Drilling deeper, longer and more challenging wells has been made possible by improvements in drilling technologies, including more efficient and effective drilling fluids. Drilling fluids, also referred to as drilling mud, are added to the wellbore to facilitate the drilling process by suspending cuttings, controlling pressure, stabilizing exposed rock, providing buoyancy, and cooling and lubricating.
As early as the third century BC, the Chinese were using drilling fluids, in the form of water, to help permeate the ground when drilling for hydrocarbons. The term "mud" was coined when at Spindletop in the US, drillers ran a herd of cattle through a watered-down field and used the resulting mud to lubricate the drill.
While the technology and chemistry of drilling fluids have become much more complex, the concept has remained the same. Drilling fluids are essential to drilling success, both maximizing recovery and minimizing the amount of time it takes to achieve first oil.
Purposes of Drilling Fluid
During drilling, cuttings are obviously created, but they do not usually pose a problem until drilling stops because a drillbit requires replacement or another problem. When this happens, and drilling fluids are not used, the cuttings then fill the hole again. Drilling fluids are used as a suspension tool to keep this from happening. The viscosity of the drilling fluid increases when movement decreases, allowing the fluid to have a liquid consistency when drilling is occurring and then turn into a more solid substance when drilling has stopped. Cuttings are then suspended in the well until the drill is again inserted. This gel-like substance then transforms again into a liquid when drilling starts back up.
Drilling fluids also help to control pressure in a well by offsetting the pressure of the hydrocarbons and the rock formations. Weighing agents are added to the drilling fluids to increase its density and, therefore, its pressure on the walls of the well.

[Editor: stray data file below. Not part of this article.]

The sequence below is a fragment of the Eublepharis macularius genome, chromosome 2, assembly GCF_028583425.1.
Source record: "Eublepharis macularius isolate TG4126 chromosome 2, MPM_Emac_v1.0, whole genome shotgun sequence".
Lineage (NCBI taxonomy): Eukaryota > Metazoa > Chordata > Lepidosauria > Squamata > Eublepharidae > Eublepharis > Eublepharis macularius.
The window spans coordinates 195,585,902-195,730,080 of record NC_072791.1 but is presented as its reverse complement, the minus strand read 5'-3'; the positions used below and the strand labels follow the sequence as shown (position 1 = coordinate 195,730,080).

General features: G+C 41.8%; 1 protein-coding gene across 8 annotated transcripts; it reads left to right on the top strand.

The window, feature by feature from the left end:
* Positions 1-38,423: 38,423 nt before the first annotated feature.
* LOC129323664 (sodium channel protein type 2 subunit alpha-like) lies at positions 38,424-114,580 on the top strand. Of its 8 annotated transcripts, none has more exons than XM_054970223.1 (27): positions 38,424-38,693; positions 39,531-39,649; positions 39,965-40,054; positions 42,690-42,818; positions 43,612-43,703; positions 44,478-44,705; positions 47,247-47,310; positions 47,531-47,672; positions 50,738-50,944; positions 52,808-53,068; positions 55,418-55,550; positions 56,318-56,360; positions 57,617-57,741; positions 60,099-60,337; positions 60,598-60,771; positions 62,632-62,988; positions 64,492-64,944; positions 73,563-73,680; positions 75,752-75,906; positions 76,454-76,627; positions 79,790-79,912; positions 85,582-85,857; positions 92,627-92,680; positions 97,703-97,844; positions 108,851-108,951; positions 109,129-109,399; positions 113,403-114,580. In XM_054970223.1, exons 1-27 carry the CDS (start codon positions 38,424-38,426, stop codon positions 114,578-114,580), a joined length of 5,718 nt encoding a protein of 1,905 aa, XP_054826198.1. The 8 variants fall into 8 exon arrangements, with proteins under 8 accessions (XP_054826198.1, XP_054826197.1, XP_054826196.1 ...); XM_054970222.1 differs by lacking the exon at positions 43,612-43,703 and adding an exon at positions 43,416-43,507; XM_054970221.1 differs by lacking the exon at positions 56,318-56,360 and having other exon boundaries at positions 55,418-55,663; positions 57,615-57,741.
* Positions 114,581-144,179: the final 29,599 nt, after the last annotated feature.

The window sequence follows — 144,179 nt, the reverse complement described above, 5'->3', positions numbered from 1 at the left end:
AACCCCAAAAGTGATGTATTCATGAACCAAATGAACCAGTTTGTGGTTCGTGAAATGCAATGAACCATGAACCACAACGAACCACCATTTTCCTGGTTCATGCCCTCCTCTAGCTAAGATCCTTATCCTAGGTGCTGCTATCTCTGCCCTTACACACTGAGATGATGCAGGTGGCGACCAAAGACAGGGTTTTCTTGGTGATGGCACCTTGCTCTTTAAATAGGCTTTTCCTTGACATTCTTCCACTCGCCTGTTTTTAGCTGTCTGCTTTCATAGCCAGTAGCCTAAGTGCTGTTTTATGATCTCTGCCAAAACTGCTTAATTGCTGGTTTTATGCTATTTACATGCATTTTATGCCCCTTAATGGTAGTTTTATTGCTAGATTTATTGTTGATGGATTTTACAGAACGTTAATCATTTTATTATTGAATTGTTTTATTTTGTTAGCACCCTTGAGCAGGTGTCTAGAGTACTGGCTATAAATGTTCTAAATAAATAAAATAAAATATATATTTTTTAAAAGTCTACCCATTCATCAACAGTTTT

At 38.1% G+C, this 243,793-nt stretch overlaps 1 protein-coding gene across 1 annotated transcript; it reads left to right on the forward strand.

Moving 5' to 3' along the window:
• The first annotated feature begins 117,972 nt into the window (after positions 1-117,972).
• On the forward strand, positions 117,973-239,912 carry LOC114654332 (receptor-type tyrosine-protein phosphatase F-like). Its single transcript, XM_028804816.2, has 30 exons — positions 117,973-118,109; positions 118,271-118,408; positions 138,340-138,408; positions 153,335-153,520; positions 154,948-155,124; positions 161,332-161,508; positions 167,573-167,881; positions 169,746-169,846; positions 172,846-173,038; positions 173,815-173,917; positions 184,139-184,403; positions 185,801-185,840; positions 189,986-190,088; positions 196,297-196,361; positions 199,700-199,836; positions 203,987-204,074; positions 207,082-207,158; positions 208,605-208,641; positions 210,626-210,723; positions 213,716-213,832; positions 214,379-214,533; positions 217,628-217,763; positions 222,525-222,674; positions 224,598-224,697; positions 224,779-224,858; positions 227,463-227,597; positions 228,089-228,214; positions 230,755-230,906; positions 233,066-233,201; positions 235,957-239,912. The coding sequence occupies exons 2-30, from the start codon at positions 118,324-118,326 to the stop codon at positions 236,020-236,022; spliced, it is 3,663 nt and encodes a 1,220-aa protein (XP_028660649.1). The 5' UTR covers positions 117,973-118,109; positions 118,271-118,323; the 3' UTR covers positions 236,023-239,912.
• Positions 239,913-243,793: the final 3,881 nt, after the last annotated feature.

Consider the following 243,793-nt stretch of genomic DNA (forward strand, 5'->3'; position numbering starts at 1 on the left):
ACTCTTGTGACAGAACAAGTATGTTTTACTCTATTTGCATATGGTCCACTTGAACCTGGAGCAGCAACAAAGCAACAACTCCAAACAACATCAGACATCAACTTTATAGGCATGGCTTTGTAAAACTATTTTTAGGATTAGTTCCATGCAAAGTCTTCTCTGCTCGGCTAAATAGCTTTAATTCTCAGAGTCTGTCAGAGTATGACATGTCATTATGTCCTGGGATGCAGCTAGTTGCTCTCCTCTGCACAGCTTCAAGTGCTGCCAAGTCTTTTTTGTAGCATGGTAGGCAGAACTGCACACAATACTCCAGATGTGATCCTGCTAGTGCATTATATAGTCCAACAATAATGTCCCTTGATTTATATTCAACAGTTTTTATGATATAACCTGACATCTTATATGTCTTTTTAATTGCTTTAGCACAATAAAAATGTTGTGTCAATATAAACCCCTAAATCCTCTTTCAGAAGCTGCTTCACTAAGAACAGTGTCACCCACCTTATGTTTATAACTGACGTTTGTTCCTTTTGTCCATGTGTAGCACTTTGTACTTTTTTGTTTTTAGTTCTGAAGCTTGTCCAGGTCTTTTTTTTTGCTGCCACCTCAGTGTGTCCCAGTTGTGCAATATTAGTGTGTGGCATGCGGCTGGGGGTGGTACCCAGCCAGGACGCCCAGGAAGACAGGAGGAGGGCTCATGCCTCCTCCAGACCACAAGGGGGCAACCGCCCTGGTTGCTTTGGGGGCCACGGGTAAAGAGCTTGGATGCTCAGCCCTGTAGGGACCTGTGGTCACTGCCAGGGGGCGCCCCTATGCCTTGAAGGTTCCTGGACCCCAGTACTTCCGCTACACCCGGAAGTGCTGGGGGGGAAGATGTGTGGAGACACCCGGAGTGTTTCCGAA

Another important function of drilling fluids is rock stabilization. Special additives are used to ensure that the drilling fluid is not absorbed by the rock formation in the well and that the pores of the rock formation are not clogged.
The longer the well, the more drill pipe is needed to drill the well. This amount of drill pipe gets heavy, and the drilling fluid adds buoyancy, reducing stress. Additionally, drilling fluid helps to reduce friction with the rock formation, reducing heat. This lubrication and cooling helps to prolong the life of the drillbit.
Types of Drilling Fluids
Drilling fluids are water-, oil- or synthetic-based, and each composition provides different solutions in the well. If rock formation is composed of salt or clay, proper action must be taken for the drilling fluids to be effective. In fact, a drilling fluid engineer oversees the drilling, adding drilling fluid additives throughout the process to achieve more buoyancy or minimize friction, whatever the need may be.
In addition to considering the chemical composition and properties of the well, a drilling fluid engineer must also take environmental impact into account when prescribing the type of drilling fluid necessary in a well. Oil-based drilling fluids may work better with a saltier rock. Water-based drilling fluids are generally considered to affect the environment less during offshore drilling.
Disposal of drilling fluids after they are used can also be a challenge. Recent technological advances have established methods for recycling drilling fluids.